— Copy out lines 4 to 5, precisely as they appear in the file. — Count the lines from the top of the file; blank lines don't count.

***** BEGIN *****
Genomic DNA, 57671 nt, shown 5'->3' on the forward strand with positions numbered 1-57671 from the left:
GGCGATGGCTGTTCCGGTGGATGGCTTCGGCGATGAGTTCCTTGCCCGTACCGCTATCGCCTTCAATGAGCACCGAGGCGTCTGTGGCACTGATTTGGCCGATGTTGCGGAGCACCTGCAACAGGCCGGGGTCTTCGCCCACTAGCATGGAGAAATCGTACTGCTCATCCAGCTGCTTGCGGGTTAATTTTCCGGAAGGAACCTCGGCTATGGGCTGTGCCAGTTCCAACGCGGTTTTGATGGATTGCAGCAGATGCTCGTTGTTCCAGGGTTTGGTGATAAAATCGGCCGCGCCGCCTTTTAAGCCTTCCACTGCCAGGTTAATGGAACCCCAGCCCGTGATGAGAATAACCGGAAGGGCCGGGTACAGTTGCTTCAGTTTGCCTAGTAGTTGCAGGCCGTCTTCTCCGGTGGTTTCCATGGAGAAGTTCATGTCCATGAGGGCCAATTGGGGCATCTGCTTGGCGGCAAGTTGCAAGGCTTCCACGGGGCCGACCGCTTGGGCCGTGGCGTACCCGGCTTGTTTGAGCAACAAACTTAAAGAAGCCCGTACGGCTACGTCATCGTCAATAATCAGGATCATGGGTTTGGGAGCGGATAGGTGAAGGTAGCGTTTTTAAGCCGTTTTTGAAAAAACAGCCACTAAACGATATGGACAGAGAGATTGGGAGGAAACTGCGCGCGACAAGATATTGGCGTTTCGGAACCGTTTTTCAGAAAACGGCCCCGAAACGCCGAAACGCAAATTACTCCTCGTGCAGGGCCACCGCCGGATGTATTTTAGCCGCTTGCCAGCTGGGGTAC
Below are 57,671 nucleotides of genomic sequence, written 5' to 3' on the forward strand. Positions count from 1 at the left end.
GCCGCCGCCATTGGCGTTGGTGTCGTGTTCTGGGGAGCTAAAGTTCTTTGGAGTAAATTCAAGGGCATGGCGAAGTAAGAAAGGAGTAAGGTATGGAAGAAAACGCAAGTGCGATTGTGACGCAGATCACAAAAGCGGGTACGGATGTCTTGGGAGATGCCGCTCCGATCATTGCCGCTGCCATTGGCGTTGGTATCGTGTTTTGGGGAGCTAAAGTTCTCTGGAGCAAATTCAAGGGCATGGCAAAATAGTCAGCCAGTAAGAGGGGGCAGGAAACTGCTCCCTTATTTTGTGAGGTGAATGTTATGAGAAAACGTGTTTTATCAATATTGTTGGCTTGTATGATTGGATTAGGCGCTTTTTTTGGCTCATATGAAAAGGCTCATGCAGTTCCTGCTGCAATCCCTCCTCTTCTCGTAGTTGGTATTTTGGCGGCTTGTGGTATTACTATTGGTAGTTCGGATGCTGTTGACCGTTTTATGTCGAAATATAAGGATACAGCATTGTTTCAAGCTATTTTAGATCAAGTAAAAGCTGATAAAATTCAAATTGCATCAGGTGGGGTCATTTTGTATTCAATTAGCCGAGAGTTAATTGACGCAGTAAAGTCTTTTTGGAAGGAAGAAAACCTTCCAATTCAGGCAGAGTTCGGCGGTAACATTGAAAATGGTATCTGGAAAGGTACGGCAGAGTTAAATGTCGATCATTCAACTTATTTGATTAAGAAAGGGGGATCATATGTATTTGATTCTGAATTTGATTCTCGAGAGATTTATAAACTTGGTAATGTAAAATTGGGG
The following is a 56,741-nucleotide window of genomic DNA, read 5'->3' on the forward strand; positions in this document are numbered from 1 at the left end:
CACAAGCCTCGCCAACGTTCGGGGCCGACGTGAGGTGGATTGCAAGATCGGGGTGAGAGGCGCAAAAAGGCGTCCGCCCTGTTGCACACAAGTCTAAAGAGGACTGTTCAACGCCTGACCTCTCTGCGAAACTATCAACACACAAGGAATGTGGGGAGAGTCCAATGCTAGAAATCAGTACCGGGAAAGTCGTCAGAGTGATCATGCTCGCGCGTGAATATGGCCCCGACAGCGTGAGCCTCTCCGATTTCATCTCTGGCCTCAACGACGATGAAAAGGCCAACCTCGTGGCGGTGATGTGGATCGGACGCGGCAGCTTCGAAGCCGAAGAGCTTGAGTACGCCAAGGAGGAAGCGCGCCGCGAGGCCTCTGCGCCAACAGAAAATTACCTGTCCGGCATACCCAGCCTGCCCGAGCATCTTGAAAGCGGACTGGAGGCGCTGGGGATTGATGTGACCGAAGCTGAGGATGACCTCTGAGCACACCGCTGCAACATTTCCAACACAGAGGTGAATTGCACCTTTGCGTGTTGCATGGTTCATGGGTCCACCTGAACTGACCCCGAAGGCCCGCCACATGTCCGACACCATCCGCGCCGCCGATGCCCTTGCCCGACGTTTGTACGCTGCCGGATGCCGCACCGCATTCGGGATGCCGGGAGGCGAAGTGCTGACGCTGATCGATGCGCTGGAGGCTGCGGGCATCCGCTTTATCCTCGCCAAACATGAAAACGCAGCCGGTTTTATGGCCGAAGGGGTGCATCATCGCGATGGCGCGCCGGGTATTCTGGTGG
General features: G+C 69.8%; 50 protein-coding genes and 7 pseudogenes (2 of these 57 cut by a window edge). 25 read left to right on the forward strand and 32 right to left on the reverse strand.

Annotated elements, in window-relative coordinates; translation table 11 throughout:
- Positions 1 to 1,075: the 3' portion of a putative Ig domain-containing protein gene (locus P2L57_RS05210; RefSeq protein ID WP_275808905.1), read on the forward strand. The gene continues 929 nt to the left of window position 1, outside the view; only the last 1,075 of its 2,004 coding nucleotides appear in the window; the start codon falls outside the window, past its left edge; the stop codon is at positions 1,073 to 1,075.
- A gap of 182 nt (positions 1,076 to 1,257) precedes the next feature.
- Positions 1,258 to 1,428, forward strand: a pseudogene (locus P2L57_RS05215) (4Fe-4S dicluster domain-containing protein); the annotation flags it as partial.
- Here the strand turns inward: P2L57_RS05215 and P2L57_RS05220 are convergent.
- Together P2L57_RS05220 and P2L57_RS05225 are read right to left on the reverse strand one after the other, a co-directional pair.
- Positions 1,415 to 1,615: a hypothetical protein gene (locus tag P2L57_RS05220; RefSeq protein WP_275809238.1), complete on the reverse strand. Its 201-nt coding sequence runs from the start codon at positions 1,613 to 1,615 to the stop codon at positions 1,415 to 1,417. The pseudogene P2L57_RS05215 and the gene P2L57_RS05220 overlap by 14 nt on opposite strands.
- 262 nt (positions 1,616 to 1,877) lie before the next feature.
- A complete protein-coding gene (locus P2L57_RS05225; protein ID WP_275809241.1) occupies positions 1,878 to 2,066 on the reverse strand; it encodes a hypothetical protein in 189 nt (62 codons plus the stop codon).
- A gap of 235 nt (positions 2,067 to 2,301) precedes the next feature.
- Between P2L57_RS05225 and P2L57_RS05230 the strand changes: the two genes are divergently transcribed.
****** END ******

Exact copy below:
GCCGCCGCCATTGGCGTTGGTGTCGTGTTCTGGGGAGCTAAAGTTCTTTGGAGTAAATTCAAGGGCATGGCGAAGTAAGAAAGGAGTAAGGTATGGAAGAAAACGCAAGTGCGATTGTGACGCAGATCACAAAAGCGGGTACGGATGTCTTGGGAGATGCCGCTCCGATCATTGCCGCTGCCATTGGCGTTGGTATCGTGTTTTGGGGAGCTAAAGTTCTCTGGAGCAAATTCAAGGGCATGGCAAAATAGTCAGCCAGTAAGAGGGGGCAGGAAACTGCTCCCTTATTTTGTGAGGTGAATGTTATGAGAAAACGTGTTTTATCAATATTGTTGGCTTGTATGATTGGATTAGGCGCTTTTTTTGGCTCATATGAAAAGGCTCATGCAGTTCCTGCTGCAATCCCTCCTCTTCTCGTAGTTGGTATTTTGGCGGCTTGTGGTATTACTATTGGTAGTTCGGATGCTGTTGACCGTTTTATGTCGAAATATAAGGATACAGCATTGTTTCAAGCTATTTTAGATCAAGTAAAAGCTGATAAAATTCAAATTGCATCAGGTGGGGTCATTTTGTATTCAATTAGCCGAGAGTTAATTGACGCAGTAAAGTCTTTTTGGAAGGAAGAAAACCTTCCAATTCAGGCAGAGTTCGGCGGTAACATTGAAAATGGTATCTGGAAAGGTACGGCAGAGTTAAATGTCGATCATTCAACTTATTTGATTAAGAAAGGGGGATCATATGTATTTGATTCTGAATTTGATTCTCGAGAGATTTATAAACTTGGTAATGTAAAATTGGGG
The following is a 56,741-nucleotide window of genomic DNA, read 5'->3' on the forward strand; positions in this document are numbered from 1 at the left end: